TheConsummateCulp.com

Sharing the wonderfulness of Robert Culp

I Spy: So Long, Patrick Henry

 

Original airdate: September 15, 1965 (Premier)

“It is in vain, sir, to extenuate the matter. Gentlemen may cry, Peace, Peace — but there is no peace. The war is actually begun! The next gale that sweeps from the north will bring to our ears the clash of resounding arms! Our brethren are already in the field! Why stand we here idle? What is it that gentlemen wish? What would they have? Is life so dear, or peace so sweet, as to be purchased at the price of chains and slavery? Forbid it, Almighty God! I know not what course others may take; but as for me, give me liberty or give me death!” – Patrick Henry, US statesman 1736-1799

I watched this episode on YouTube back in 2008 just after finding “A Cup of Kindness.” Where I was hooked by “Kindess,” it was this episode that sufficiently reeled me in.

The episode opens with Scotty and Kelly watching film footage of Elroy Browne (Ivan Dixon), an American athlete and Olympian, who defected to China approximately a year earlier. The footage seems to indicate some disenchantment on the part of Browne and the US Government wants to open an invitation for Browne to return to the US. He’s not particularly wanted back but the gesture at least needs to be made.

Scotty spoke to Elroy the previous year, trying to persuade him not to defect but the message went nowhere. The incident left Scotty a little bitter, as Elroy said hardly anything during Scotty’s speechify and then departed saying, “So long, Patrick Henry.”

Although Scotty doesn’t care to have to go through it again, he accepts the assignment with Kelly.

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In Hong Kong, Scotty and Kelly are waiting for Elroy, who is arriving to promote the African/Asian Games, a PR stunt dreamed up by the Red Chinese in order to further their influence on the African continent. Scotty hires a bellboy to keep an eye out for Elroy’s arrival. The kid – a big fan of James Bond – really gets into it, calling Kelly and Scotty “007” and offering to place a “small” tape recorder in the guest’s room. (Tape recorders were the size of a brick in 1965.) Kelly declines the offer and the spy-ese from the kid really irritates him. “I told him we’re spies,” Scotty explains casually. Before Kelly can really get upset Scotty adds, “…for the American Tennis Company.”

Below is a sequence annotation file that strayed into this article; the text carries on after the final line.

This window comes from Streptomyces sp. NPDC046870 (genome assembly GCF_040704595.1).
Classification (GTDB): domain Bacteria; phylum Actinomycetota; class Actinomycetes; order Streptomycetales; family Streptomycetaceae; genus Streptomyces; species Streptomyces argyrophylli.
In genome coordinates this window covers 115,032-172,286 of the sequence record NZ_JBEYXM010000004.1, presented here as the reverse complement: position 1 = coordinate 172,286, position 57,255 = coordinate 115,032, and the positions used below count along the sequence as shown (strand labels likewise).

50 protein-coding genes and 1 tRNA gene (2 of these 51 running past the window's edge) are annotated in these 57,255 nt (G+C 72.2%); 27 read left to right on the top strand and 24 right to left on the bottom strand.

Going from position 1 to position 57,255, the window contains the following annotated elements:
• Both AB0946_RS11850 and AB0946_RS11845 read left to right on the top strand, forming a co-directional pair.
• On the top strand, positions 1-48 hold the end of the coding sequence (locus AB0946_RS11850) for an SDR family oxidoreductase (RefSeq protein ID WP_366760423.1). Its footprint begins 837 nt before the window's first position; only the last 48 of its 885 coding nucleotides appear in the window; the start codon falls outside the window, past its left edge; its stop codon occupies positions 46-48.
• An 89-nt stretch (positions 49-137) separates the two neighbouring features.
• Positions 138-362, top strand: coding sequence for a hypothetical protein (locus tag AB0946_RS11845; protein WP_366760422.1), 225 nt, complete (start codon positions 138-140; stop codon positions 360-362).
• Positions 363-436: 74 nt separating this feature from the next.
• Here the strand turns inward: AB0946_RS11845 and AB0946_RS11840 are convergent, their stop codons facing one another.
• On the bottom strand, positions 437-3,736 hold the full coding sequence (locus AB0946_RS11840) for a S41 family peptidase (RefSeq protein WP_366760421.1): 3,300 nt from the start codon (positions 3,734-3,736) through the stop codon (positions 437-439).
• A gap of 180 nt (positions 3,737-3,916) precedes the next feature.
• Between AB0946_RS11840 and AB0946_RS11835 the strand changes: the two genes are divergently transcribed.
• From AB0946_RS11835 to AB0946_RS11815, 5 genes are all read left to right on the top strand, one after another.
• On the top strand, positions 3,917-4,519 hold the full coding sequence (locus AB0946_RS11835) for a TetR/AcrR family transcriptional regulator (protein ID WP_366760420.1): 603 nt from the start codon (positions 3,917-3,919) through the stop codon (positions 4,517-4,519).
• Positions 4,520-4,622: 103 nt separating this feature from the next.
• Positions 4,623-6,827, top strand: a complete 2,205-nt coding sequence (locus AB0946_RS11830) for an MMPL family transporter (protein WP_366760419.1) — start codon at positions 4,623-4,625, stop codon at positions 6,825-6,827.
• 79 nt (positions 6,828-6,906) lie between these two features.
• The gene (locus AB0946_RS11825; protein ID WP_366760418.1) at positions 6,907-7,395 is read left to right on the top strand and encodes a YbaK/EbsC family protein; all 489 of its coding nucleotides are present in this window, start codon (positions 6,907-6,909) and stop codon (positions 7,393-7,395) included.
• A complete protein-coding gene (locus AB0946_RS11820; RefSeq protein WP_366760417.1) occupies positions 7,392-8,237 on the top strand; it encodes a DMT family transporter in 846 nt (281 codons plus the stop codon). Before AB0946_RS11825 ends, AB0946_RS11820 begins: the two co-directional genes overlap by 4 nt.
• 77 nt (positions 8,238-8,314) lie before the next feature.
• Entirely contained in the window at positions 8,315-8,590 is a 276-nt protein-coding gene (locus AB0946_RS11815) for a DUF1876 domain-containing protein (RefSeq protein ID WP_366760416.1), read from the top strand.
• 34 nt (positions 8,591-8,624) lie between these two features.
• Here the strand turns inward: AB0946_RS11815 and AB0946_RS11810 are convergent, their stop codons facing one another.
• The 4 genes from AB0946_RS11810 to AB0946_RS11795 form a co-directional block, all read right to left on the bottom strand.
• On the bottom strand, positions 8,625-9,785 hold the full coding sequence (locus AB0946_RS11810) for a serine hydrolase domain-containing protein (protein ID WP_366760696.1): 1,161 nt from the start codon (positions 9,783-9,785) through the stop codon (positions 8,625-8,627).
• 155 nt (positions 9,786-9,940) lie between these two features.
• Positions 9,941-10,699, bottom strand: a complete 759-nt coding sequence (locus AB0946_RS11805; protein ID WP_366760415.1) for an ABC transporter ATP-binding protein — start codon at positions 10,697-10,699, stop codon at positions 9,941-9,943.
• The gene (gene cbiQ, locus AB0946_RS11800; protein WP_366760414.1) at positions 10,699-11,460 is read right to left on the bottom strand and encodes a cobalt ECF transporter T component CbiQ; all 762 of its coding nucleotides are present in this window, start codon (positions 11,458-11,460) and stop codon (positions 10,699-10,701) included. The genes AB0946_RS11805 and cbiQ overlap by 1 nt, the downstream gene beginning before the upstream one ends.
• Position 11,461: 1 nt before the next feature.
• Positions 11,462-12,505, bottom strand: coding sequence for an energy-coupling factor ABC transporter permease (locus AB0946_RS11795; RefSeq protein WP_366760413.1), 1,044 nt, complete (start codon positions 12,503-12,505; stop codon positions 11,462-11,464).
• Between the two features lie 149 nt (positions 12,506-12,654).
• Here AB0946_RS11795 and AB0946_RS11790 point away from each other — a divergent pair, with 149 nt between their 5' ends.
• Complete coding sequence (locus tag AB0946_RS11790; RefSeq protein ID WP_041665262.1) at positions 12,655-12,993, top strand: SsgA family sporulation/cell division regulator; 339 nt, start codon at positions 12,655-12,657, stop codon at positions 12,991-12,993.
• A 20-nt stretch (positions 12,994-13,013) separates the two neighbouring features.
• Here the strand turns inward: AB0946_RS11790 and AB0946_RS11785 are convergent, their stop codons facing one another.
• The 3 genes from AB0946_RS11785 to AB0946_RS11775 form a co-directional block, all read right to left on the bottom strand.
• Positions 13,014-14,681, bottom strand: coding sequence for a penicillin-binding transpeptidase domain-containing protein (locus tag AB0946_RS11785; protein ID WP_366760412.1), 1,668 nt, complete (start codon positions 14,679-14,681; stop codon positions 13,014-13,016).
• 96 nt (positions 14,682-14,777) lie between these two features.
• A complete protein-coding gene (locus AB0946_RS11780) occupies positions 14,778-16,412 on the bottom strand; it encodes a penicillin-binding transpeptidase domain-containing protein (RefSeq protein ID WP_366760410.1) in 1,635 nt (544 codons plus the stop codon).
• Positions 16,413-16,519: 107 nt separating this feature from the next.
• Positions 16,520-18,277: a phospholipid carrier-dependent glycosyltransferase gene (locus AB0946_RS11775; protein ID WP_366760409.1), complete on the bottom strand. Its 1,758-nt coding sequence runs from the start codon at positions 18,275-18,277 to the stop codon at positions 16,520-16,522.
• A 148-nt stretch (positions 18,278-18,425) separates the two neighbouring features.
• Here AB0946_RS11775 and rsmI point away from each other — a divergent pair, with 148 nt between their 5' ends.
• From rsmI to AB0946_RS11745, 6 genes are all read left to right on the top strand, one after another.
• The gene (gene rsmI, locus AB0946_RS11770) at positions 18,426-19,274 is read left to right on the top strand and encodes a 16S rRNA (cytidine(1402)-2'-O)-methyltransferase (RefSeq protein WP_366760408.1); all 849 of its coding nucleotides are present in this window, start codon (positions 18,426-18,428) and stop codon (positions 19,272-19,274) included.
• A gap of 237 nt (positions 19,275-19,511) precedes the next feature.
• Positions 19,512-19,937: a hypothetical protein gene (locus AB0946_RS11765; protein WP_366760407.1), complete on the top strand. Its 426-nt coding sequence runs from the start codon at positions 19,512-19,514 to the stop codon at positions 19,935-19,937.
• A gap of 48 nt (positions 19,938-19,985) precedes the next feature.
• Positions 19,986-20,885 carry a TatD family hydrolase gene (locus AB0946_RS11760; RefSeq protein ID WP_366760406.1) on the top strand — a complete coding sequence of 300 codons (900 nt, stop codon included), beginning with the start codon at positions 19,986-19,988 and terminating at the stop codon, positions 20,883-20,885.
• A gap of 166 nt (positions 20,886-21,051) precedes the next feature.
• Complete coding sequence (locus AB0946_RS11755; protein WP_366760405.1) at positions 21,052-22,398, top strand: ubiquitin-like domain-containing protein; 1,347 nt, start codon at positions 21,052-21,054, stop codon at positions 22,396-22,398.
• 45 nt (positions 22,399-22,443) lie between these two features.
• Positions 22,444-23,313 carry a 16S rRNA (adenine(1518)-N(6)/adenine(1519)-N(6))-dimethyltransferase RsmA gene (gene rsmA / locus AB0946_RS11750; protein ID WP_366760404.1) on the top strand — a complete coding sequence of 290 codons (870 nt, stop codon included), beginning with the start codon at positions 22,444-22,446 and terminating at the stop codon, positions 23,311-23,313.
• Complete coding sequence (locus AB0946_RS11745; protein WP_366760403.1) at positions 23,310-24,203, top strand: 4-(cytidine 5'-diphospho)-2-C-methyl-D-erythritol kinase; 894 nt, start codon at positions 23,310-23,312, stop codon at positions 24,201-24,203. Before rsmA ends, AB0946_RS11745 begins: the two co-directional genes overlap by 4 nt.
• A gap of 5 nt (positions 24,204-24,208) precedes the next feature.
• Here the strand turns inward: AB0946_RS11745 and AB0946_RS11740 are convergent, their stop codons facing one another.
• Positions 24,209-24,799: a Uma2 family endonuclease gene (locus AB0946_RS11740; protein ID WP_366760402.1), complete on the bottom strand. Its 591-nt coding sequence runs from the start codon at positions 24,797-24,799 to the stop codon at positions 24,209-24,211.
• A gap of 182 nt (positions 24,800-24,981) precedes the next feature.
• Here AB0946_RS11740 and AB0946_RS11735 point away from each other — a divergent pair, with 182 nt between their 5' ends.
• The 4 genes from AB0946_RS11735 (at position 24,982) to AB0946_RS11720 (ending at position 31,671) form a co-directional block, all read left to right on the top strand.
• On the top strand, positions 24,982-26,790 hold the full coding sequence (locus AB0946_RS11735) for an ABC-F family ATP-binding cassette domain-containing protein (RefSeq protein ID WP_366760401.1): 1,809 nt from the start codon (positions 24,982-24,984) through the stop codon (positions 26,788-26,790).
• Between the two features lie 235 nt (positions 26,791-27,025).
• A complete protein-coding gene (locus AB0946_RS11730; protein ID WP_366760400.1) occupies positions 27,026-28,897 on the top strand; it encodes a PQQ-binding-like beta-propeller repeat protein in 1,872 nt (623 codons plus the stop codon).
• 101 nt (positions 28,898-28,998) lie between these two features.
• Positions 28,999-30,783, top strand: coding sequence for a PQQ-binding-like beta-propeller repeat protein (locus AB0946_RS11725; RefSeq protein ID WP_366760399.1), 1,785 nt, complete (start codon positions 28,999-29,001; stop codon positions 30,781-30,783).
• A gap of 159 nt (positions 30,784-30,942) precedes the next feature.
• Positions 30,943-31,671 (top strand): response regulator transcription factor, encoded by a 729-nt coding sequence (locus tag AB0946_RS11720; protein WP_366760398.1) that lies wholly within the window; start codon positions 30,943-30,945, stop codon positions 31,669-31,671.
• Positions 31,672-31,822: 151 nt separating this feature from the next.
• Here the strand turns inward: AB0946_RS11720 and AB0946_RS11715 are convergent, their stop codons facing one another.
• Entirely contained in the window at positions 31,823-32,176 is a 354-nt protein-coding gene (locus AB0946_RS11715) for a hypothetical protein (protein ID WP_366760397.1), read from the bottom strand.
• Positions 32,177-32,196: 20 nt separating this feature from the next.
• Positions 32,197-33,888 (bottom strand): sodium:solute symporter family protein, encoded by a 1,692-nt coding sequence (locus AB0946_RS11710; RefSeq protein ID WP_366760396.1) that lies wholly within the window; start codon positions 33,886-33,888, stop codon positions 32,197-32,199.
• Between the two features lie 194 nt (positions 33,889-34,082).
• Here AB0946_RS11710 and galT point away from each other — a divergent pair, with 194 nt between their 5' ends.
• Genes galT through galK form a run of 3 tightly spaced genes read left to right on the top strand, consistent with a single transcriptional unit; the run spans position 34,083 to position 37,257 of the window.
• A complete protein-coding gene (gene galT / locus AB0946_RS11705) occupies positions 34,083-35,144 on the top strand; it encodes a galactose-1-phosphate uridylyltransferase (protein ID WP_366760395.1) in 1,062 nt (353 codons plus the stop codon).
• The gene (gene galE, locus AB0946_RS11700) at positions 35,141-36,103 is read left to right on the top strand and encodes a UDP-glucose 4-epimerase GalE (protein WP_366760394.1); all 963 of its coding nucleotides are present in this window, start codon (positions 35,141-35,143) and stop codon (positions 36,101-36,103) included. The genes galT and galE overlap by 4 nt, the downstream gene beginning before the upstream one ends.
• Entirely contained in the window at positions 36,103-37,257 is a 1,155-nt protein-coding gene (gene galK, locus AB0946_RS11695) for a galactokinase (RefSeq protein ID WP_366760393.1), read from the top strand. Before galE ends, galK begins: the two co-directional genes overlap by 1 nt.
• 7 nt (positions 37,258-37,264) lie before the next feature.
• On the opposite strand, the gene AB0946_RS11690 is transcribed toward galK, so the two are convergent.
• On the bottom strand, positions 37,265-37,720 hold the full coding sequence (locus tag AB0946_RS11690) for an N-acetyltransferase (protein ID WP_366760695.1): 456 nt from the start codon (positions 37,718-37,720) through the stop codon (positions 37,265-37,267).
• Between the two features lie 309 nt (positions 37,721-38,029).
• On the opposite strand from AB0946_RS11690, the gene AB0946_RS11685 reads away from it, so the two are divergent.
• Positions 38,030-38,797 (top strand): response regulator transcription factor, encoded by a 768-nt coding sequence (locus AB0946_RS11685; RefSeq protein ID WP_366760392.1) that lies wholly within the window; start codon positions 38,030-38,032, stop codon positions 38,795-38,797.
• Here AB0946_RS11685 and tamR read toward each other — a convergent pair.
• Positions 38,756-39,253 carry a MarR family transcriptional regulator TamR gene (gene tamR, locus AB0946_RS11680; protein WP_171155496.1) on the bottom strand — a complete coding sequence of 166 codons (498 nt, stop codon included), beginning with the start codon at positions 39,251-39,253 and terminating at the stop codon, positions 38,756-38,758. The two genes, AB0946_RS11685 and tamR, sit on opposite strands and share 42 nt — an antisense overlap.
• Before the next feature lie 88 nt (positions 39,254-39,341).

Down in the lobby of the hotel, Kelly and Scotty are waiting for Elroy to come in. When he does, Elroy recognizes Scotty. He even remembers their conversation, much to Scotty’s surprise. The fact he remembers the conversation is significant though, and the way he acts with his Chinese entourage seems to speak even further of his discontent. The only bright spot in Elroy’s life at the moment is the African Princess Amara (Cecile Tyson), whom he met in China where she’s attending the university in Peking, and has been traveling with him. They’re engaged to be married. Before parting, Elroy asks to meet with boys later, for drinks. He has a cocktail party to attend prior.